One of the homes of god according to local folklore, the Aberdares are lush, beautiful mountains in central Kenya. The park itself hosts waterfalls, bamboo forests, the rare bongo and lots of other animals including elephant, buffalo, giant forest hog and black rhino. Birding can be fantastic here.
Amboseli is most famous for two things-views of Kilimanjaro and elephants. Here, you’ll get plenty of both. Additionally, this park is dry and dusty yet has year-round water that attracts a wide range of wildlife. Nearby, there’s plenty of Masai culture.
Lake Nakuru is famous the world over for its lesser flamingos-sometimes there are so many that the lake looks pink, not blue or green. Nakuru is a great place to see Cape buffalo, waterbuck and other herbivores. In recent years, both black and white rhinoceros have been introduced to the park.
Dominated by its namesake mountain, this park is a trekker’s paradise. Scaling the second highest peak in Africa can be very challenging, but rewarding too.
Probably the most famous reserve in Kenya, the Masai Mara is home to a wide range of wildlife including lions, leopards, cheetah, buffalo, giraffes, black rhinos, elephants and many more. During the annual migration, add nearly 1.5 million wildebeest and you’ve got quite a spectacle. Surrounded by and administered by the local Masai communities, the reserve has something for everyone.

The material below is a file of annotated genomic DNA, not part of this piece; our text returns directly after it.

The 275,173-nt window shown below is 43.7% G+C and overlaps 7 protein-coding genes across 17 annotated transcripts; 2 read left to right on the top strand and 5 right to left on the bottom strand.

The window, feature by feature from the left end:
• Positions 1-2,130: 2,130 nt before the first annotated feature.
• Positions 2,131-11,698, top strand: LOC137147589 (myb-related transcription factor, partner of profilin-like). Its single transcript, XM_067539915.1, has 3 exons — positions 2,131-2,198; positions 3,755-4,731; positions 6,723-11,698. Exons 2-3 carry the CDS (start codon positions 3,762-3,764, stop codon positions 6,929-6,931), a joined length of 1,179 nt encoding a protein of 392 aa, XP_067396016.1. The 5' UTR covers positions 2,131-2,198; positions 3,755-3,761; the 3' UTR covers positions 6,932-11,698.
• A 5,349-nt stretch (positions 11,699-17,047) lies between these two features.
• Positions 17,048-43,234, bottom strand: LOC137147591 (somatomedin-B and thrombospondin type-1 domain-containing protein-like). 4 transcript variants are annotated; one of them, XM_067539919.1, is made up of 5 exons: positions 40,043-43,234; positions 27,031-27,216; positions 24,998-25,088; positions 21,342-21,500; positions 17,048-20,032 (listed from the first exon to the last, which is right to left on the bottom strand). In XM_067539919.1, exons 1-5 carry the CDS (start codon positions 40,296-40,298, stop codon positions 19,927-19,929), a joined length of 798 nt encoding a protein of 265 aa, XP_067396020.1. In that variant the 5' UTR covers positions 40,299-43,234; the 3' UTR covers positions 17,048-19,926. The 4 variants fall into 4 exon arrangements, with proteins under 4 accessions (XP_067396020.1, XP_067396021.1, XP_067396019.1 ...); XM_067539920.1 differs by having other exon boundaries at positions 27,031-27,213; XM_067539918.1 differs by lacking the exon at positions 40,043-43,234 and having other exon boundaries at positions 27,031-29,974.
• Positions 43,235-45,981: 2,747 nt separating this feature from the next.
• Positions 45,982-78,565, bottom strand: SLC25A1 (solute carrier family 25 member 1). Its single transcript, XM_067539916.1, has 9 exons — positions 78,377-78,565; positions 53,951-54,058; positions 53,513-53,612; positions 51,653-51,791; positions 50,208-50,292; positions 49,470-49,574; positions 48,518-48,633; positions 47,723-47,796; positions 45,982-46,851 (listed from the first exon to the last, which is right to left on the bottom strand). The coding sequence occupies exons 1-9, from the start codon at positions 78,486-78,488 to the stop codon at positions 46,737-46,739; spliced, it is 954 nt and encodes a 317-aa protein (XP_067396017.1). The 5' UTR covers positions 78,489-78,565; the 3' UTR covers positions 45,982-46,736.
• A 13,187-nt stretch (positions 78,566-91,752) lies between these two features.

These three reserves, nestled together amongst rolling hills and the Ngare Ndare River, are the gems of north-central Kenya. Shaba is home to a monument to Joy Adamson of “Born Free” fame and the other reserves are rich with game such as Grevy’s Zebra, Reticulated Giraffe, oryx, Somali Ostrich, gerenuk, lions, crocodiles, and much more.
This small but interesting reserve is located near Mt. Kenya just a few hours from Nairobi. Highlights include night drives, a “tame” black rhino with warthog companions, and chimpanzees relocated from Burundi as part of the Jane Goodall Institute.
Actually two different parks, Tsavo is famous for spectacular views, wide open spaces and notorious “man-eating lions” made famous during the building of the Uganda Railway in 1900. Today, it’s a place to lose yourself in nature.
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